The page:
In 2003 Harris was a featured artist and narrator of the Martin Scorcese film, “Feel Like Going Home,” which traced the evolution of blues from West Africa to the southern U.S.
Zakiya Hooker is familiar with the blues. She had a front-row seat to view the best the genre had to offer, right in her own living room. Her dad was renowned blues giant John Lee Hooker. To be the daughter of a Living Legend is a major obstacle. To choose to follow in his footsteps is a major undertaking. But rather than relying on her father, Zakiya has pursued life – and music – on her own terms, overcoming personal tragedy and skepticism along the way.
A strong and versatile vocalist, she has carved out a market for herself. She is a regal combination of sass and soul. Unlike her late father, who was the most rural-sounding major blues artist of the post-war era, Zakiya is a decidedly urbane stylist whose dusky alto tones, clear enunciation, and subdued phrasing bring Peggy Lee somewhat to mind. Ms. Hooker’s cool, straight-forward singing is in sharp contrast to the hot blues playing that surrounds her onstage.
Zakiya Hooker has a beautiful voice and she puts on a witty, funny, emotional and most of all entertaining show. You know what they say… “the fruit never falls too far from the tree.” This certainly rings true with Zakiya.
A concept that grew out of a conversation held in a Vietnamese restaurant in Toronto, The Lemon Bucket Orkestra has been enchanting audiences around the world since 2010.
Composed of seventeen members, LBO rose to public prominence on their way to a three-week tour of Romania in 2012, when they played an impromptu concert on board their long delayed Air Canada flight. The band was also featured in a short documentary in 2012, titled Let’s Make Lemonade, highlighting their airplane concert. The documentary went on to be played on Air Canada flights in 2012 and 2013.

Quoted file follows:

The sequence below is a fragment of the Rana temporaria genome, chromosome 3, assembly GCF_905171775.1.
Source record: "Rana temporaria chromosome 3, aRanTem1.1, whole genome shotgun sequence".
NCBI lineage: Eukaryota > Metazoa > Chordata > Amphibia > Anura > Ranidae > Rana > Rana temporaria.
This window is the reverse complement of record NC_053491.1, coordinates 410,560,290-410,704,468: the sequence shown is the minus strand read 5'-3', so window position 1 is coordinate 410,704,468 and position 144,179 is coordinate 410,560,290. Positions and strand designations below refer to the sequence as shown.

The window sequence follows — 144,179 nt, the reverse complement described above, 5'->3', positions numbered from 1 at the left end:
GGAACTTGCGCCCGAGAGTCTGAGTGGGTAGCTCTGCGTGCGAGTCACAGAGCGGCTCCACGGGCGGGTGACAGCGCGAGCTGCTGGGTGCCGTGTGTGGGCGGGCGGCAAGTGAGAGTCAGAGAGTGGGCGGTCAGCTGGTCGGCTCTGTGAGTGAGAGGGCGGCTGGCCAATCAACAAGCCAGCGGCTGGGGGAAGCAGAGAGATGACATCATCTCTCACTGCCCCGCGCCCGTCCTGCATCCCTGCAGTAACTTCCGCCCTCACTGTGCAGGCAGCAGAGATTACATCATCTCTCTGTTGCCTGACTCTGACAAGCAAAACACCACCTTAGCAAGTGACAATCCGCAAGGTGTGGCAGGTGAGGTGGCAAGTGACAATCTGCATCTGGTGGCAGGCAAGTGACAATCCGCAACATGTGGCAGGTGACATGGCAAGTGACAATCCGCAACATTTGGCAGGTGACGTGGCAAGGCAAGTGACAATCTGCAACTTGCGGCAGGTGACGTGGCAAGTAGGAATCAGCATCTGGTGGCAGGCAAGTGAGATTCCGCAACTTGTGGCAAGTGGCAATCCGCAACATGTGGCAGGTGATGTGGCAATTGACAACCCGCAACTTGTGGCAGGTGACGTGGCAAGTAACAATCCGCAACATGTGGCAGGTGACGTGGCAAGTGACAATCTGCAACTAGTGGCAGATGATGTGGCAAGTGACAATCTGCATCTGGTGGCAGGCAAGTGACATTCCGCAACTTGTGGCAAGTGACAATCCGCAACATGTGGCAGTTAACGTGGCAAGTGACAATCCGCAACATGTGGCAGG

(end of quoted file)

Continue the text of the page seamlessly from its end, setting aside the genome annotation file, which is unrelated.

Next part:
LBO released their first full-length album in 2013, rounding out their busy year. The accompanying tour took them across the Romania, Serbia, Czech Republic, Slovakia, Hungary, Macedonia, and Germany. Lume, Lume was also nominated for a Juno this past February.
Wandering the streets of Vancouver with battered and ancient instruments, appearing and disappearing into the night dressed in the highest fashions of your great-grandparent’s youth, everything they cross paths with becomes a Balkan wedding dance party and they are currently wandering their way towards Mission.
Born in Australia, and raised in Winnipeg, Ruth Moody grew up in a musical family, creating and performing from a young age. Like her siblings around her, Moody was classically trained starting at age four, but was drawn to voice performance, rather than drawn to strings, like the rest of her siblings.
Her vocal talents have taken her throughout the world, performing most noticeably as a member of the Wailin’ Jennys. Since 2002 Moody, as a member of the Jennys, has earned for numerous awards, including a Juno for best roots and traditional album in 2004.
In 2010 Mody released her first solo Album, The Garden. The Garden was nominated for three Canadian Folk Music Awards, two Juno Awards, and a Western Canadian Music Award.
More recently Moody was showcased at SXSW in Austin, Texas, and toured through Europe with her band, opening for Mark Knopfler, who was featured on Moody’s most recent album, These Wilder Things, released in 2013.
For nearly two decades, this dazzling ensemble has enchanted audiences and critics worldwide with their exotic blend of musical virtuosity, artistic passion and humor. Classical in training – eclectic by design – Quartetto Gelato thrills its audiences with its multi-instrument mastery and offers the bonus of a brilliant operatic tenor.
With a performance repertoire that spans the globe including classical masterworks, operatic arias, the sizzling energy of tangos, gypsy and folk songs, the group’s theatrical stage presence and relaxed humor establishes an intimate rapport with audiences worldwide.